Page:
Make Your Summer Hum with Lifelong Learning

Museums offer a rich variety of teacher development to make the most of your summer.

By Erin Bailey


If your idea of summer is relaxing beside the pool with an umbrella drink in hand, this is not the article for you. However, if the pursuit of lifelong learning is what makes your summer hum, then read on. Consider a nearby museum for professional development opportunities. In most cases, these programs are low-cost, high-quality options for renewal certification credits, as well as a chance to explore new topics. Below are a few options that I personally liked.

Museum Institute for Teaching Science (MITS)

With workshops held throughout the state, this is a convenient choice for practically any Massachusetts teacher. Topics center around wildlife and ecology for educators at all levels. Want some new ideas on teaching organism adaptation? Check out “Fitting In/Making It Fit: How Plants, Animals and Teachers Adapt to a Changing Environment.” For secondary teachers needing engineering training, try “From Land to Sea: Integrating Science and Engineering Practices Into Your High School Curriculum.”

American Museum of Natural History

New York City teachers are lucky to have this handy gem at their disposal. If you want more training on the Common Core, several one-day workshops are planned. Additional offerings include “Forum on Earth Sciences in Antarctica” and “Using Molecular data to Conserve Big Cats.” Most are priced under $50 and cover a variety of natural and physical science topics.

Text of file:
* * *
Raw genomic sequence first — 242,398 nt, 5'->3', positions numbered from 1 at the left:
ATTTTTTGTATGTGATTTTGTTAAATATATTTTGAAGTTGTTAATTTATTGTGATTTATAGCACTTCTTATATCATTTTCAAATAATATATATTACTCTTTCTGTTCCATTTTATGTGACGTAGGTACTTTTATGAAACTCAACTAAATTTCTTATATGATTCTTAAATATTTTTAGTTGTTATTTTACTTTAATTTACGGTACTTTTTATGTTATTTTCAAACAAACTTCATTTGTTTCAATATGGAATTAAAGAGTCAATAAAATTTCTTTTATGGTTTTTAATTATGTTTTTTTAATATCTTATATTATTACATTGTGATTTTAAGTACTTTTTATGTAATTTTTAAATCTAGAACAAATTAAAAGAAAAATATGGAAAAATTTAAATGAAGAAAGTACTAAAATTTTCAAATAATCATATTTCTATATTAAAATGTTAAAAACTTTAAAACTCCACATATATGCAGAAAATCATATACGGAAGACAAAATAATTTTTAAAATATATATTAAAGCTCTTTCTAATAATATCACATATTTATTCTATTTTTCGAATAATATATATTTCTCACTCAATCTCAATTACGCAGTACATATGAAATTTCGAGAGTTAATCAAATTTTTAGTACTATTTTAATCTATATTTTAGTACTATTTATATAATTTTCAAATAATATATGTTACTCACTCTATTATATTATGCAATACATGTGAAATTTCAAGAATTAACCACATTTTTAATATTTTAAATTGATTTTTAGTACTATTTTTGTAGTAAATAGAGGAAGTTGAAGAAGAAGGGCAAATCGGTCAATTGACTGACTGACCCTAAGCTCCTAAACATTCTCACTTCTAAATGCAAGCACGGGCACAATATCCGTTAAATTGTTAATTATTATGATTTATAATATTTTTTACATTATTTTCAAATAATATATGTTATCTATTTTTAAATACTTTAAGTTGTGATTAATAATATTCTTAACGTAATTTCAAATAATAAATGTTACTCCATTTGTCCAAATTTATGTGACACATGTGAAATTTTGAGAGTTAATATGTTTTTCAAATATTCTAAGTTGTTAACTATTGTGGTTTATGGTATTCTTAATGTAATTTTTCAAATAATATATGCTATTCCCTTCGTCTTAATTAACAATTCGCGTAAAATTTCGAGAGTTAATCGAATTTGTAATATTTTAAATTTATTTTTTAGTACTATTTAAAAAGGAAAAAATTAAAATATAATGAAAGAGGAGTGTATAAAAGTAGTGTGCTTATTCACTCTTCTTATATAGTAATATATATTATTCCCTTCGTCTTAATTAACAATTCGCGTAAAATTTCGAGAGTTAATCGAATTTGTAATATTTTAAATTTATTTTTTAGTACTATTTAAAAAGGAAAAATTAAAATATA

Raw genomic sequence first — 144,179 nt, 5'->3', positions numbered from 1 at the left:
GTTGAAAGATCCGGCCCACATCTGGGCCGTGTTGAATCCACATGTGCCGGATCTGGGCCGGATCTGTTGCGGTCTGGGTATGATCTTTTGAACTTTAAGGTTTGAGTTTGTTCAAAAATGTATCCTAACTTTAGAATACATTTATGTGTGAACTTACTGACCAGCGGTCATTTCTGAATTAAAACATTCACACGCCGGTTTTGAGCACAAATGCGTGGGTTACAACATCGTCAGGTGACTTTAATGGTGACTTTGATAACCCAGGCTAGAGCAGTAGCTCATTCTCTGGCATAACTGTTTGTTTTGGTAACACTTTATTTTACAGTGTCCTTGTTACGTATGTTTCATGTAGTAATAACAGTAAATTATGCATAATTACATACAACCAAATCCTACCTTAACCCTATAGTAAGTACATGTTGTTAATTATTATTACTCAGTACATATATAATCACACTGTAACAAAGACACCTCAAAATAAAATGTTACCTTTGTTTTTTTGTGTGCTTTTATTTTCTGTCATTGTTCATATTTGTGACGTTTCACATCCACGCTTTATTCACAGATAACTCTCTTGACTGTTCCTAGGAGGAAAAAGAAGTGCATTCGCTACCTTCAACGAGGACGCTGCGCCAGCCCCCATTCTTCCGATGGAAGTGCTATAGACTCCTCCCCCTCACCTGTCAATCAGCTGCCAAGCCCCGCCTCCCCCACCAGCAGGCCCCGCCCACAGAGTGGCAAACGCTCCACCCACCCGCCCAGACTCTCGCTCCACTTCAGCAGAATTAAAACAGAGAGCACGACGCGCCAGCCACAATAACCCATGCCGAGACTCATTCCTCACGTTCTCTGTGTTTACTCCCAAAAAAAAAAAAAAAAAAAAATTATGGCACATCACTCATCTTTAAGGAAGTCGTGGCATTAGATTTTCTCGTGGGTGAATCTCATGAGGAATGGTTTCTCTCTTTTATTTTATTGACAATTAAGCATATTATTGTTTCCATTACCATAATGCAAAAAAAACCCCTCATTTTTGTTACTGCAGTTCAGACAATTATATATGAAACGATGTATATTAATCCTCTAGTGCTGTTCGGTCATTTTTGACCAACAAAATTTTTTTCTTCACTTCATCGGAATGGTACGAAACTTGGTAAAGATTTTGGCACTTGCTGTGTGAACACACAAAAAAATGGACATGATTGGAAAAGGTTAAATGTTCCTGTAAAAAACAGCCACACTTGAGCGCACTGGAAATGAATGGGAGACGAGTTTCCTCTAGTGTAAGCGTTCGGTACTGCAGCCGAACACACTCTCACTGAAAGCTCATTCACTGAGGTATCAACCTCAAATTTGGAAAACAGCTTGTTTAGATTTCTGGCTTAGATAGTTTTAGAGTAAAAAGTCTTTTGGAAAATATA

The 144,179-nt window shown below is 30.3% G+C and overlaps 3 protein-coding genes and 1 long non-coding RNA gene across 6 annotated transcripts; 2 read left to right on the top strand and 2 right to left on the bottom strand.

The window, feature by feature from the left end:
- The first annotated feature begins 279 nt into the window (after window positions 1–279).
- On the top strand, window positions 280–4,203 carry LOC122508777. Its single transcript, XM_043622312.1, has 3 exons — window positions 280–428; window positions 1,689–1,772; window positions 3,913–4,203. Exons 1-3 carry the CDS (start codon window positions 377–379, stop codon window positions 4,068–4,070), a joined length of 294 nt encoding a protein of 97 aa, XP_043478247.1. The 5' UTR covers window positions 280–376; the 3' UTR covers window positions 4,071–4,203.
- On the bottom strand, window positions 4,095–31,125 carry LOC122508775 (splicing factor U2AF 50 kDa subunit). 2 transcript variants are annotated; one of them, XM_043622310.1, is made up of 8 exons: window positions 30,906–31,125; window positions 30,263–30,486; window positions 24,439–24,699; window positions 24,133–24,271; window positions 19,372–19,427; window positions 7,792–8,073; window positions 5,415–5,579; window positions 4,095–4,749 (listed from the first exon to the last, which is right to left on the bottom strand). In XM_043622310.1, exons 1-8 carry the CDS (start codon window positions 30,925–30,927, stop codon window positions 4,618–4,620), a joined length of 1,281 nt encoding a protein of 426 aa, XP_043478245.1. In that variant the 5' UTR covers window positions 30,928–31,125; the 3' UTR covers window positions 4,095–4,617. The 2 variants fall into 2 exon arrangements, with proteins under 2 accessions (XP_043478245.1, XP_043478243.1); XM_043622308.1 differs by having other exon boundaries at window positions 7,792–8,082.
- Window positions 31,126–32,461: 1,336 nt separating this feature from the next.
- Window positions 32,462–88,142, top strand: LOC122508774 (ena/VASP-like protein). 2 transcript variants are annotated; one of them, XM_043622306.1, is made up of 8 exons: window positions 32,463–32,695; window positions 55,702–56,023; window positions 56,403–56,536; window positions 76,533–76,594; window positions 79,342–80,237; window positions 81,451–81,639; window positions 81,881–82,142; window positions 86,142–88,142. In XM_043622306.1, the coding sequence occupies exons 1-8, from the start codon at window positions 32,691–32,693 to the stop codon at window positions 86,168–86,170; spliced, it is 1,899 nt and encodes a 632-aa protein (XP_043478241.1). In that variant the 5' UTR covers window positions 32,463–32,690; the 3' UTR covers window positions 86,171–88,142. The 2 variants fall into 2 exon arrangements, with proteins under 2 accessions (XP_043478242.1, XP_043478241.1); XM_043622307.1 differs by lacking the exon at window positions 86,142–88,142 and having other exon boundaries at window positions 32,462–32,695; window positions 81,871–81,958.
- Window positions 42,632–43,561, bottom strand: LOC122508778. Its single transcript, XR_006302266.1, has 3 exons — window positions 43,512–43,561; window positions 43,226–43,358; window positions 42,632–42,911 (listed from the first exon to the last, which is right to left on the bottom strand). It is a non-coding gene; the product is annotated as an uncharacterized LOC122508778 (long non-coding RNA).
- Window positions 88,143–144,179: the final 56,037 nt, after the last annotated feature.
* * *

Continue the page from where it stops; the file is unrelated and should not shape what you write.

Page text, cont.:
Children’s Museums

For the child in all of us, try one of these options for fun and useful professional development.

  • Edventure in Columbia, SC offers one-hour workshops to week-long institutes to help preschool and early elementary educators stay on top of current topics. After completion, teachers will feel prepared to integrate new math and science teaching techniques into the classroom.

  • Programs at the Children's Museum of Indianapolis center around making the best use of the museum’s exhibits. Learn how to integrate Chinese culture and traditions or visit the Dinosphere to getting teaching ideas about the process of fossilization, fossil recovery, and classification of dinosaurs.

  • The Mississippi Children’s Museum in Jackson is a great place for gaining new techniques in areas including art, the human body, and STEM. Check out “Wild about Reading” to learn the history behind well-known fairy tales. “I Wonder: Critical Thinking for Children” will give you practical information on teaching your class critical thinking skills and problem-solving.

Art Museums

  • The J. Paul Getty Museum, located in Los Angeles, California, allows you to incorporate art into your history, literacy, and math curriculum. The Villa Summer Institute is a three-day course that uses Ancient Greece and Rome to create interdisciplinary connections to art, architecture, history, math, and botany.

  • San Francisco Museum of Modern Art offers resources to secondary teachers in the Bay area. Learn how art history can help your students develop their critical and analytical skills in a four-day program at three museum campuses.

  • Denver Museum of Natural History has a hybrid program that offers a hands-on experience followed up by a six week online program. You will become a master of designing opportunities in inquiry learning. With a focus on skills supported by the Next Generation Science Standards, this encompassing course will help you utilize the resources available at the museum.

More Related Resources:

A Cost-Effective Model of Teacher Development, Summer Reading to Encourage Professional Development